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Biden has been elected president: what now?

As the oldest person to ever be elected into the office of president, and with the highest popular vote ever recorded, Joe Biden has made history. His decision in choosing Kamala Harris as his running mate has aided the Californian senator in also making her own mark on history as the first ever woman and black, Asian or biracial person to hold the vice-presidential office. 

This Democrat victory echoes not only the historical importance that Barack Obama’s 2008 victory heralded; it also brings the same sentiment of hope that Obama’s ‘Yes We Can’ campaign once did. However, like all politicians, for all the promising policies and unification that the Biden-Harris administration promises to bring, there are warning signs that perhaps the hope they offer is merely a facade. 

The duo’s words are promising as they suggest there is a chance that a struggling and despondent America can finally begin to heal and move forward

During her victory speech, the vice-president-elect spoke of the commitment she shares with Biden to tackle systemic racism, concentrate on climate change and bring a very divided United States together again. Biden, mirroring Harris’ sentiments, swore to be a president to all Americans regardless of who they voted for. The duo’s words are promising as they suggest there is a chance that a struggling and despondent America can finally begin to heal and move forward. 

However, the doctrine that Biden and Harris put forward are merely words to some voters and listeners. These same people, despite not having faith in what they were being told, still voted for Joe Biden as president. Why? The answer is simple: because for all of Joe Biden’s vices and failures, there are millions of voters who favour his persona and etiquette over Donald Trump’s. For these voters, the decision they made to back the Democrat nominees was out of a belief that they were choosing the lesser of two evils. But what is it about Biden and Harris that suggests that the much-needed change they signify is in fact a concoction of wishful thinking and political deception?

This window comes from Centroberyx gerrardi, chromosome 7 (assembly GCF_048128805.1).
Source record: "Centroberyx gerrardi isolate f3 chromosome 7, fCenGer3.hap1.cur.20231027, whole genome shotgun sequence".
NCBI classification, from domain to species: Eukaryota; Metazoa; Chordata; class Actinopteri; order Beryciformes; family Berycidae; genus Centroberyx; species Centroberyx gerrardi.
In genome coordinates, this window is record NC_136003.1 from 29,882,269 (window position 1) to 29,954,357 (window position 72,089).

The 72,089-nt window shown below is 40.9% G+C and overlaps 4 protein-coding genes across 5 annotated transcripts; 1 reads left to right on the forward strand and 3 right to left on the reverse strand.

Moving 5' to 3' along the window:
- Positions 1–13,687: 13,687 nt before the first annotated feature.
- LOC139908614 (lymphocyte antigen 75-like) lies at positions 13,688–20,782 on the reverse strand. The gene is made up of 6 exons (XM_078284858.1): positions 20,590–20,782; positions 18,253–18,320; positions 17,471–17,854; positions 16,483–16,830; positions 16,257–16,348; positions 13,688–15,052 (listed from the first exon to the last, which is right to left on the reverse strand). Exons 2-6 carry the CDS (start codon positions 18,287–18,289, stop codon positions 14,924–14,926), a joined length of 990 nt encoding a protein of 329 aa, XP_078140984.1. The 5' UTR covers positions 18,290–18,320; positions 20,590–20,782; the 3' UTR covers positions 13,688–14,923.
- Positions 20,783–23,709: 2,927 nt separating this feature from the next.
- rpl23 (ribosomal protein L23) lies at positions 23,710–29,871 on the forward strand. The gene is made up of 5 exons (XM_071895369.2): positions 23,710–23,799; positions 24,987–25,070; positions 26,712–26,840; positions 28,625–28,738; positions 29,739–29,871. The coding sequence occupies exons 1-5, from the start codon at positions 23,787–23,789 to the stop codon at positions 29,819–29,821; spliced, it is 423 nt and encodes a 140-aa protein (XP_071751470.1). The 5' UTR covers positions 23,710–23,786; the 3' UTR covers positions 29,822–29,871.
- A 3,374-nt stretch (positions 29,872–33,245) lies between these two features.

The pair have a patchy record when it comes to mass incarceration and the racism that goes hand in hand with it

Firstly, the pair have a patchy record when it comes to mass incarceration and the racism that goes hand in hand with it. It was the president-elect himself that drafted the 1994 Crime Bill that is responsible for the sharp increase in the US imprisonment rate over the past two decades. Meanwhile Kamala Harris, the former Attorney General of California, in a ‘ACAB’ (All Cops Are Bastards) climate, has been derogatorily labelled as a ‘cop’ on social media for her hand in using technicalities to keep wrongfully imprisoned black inmates behind bars and on death row. Biden and Harris’ stances and actions, in response to an issue that disproportionately affects black people, have therefore been an apt justification for typical Democrat voters to hesitate in electing the pair. 

Continuing on the topic of race, during his campaign Biden infamously said “if you don’t vote for me, you ain’t black”. No doubt he intended for his words to be received by those who are both black and Trump voters, but instead his statement was poorly received because of his audacity to try and invalidate a person’s racial identity based on their voting choices. While Biden’s words were directly offensive here, he also has a history of microaggression. Prior to being his vice-president, he described then-Senator Barack Obama as “the first mainstream African-American who is articulate and bright and clean and a nice-looking guy”. Although he did apologise for the comment, it is understandable that for some Democrat voters this comment marks Biden’s similarity to Trump in regard to its insensitivity and ignorance surrounding race and stereotyping.